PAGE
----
Board of Longitude

The archives of the Royal Greenwich Observatory, held in Cambridge University Library, include the complete run of the papers of the Board of Longitude through the eighteenth century until its abolition in 1828. These papers throw a vivid light on the role of the British state in encouraging invention and discovery, on the energetic culture of technical ingenuity in the long eighteenth century, and on many aspects of exploration and maritime travel in the Pacific Ocean and the Arctic.

In July 1714, an act of parliament established a large prize for discovery of longitude, the determination of position at sea east or west from a fixed meridian line.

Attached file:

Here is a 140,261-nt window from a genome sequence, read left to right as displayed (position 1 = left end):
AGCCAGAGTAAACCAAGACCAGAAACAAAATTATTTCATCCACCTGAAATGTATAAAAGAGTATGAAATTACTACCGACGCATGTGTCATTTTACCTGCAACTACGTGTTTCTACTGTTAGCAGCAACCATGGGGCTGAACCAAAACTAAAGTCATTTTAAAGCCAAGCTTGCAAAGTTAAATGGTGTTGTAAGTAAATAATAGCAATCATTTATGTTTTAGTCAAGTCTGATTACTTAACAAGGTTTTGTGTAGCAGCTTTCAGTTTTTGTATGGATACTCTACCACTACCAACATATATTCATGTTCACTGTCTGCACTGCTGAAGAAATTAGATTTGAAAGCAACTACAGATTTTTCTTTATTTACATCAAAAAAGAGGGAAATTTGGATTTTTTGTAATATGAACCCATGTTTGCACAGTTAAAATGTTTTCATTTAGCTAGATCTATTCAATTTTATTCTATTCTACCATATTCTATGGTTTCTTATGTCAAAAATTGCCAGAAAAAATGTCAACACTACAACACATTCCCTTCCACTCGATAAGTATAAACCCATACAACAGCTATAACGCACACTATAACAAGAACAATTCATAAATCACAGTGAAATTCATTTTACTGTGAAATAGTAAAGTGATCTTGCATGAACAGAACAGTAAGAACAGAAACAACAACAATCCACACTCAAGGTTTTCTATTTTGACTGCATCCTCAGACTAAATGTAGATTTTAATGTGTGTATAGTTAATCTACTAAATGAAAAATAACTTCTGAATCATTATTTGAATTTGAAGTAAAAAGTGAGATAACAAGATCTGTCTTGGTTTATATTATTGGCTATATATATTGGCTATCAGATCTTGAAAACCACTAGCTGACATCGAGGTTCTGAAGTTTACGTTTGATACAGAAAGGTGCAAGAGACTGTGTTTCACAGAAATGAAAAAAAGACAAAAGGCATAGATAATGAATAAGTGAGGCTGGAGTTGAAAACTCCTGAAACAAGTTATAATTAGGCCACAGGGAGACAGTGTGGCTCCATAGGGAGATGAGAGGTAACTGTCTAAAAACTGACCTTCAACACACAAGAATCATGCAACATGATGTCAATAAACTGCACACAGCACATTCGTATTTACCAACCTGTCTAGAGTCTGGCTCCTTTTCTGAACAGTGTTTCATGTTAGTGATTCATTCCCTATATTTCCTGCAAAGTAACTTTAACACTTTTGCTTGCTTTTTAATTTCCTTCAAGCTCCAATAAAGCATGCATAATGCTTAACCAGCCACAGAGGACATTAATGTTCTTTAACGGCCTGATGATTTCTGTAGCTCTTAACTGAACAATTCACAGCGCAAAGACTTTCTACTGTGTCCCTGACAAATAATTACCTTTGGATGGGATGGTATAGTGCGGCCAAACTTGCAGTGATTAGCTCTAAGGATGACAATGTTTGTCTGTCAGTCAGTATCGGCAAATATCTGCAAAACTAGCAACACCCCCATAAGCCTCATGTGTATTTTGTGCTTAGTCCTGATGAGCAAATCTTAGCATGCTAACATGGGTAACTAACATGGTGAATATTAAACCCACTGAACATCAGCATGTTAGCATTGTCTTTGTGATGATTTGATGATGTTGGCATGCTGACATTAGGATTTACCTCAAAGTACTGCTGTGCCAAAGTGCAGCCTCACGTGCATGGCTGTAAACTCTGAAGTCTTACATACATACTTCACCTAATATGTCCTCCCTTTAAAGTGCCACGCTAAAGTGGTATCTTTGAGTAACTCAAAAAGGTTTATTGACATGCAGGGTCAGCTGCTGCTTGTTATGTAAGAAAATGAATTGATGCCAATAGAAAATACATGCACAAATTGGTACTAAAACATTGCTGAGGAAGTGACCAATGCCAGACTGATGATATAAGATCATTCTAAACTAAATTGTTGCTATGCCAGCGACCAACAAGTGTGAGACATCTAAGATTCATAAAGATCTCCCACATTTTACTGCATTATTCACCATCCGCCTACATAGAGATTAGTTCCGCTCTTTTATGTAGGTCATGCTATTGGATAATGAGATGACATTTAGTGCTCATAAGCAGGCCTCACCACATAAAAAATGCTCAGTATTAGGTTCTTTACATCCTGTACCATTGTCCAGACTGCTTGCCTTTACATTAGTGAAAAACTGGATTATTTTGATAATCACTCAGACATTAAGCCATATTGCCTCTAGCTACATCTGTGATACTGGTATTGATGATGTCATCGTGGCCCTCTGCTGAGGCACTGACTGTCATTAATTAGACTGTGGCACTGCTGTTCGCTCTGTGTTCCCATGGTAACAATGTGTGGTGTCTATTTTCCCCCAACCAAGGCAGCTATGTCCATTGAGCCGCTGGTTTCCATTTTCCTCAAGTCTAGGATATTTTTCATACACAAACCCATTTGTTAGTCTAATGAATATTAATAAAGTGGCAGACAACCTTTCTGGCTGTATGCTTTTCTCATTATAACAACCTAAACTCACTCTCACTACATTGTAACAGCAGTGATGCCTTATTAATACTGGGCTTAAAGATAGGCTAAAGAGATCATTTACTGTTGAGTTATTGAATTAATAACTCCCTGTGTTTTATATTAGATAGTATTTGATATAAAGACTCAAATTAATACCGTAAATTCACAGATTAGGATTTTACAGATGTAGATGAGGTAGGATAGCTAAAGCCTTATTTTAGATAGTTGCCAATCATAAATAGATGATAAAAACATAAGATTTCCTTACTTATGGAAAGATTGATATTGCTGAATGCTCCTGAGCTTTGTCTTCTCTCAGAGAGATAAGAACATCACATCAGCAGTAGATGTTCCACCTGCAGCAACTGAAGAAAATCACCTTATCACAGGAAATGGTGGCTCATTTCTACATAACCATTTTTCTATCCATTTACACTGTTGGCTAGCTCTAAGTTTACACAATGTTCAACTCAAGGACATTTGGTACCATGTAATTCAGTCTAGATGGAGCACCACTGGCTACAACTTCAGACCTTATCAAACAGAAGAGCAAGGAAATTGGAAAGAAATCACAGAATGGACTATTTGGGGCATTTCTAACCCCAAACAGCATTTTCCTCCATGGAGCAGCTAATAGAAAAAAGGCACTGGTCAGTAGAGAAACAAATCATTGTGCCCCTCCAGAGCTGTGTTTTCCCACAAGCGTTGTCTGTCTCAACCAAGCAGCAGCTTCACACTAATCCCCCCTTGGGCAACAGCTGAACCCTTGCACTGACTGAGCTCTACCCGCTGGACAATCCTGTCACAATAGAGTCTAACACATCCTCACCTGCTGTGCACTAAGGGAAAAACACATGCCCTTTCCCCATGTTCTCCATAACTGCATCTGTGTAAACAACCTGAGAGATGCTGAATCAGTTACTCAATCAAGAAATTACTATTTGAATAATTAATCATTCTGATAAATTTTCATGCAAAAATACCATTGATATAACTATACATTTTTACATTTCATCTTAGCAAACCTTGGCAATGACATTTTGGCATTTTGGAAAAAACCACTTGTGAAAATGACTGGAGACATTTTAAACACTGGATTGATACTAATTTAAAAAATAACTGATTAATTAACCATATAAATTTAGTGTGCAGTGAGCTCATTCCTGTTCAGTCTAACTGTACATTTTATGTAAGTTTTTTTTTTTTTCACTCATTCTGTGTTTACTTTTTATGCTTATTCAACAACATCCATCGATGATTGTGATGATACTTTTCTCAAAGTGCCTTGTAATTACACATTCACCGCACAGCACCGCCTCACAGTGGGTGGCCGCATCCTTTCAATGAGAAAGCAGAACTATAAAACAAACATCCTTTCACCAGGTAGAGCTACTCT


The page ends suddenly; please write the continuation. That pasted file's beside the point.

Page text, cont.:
The papers of the Board of Longitude were systematically gathered and catalogued at the Royal Greenwich Observatory, and passed to the University Library Cambridge when the Observatory’s papers were transferred there in 1990.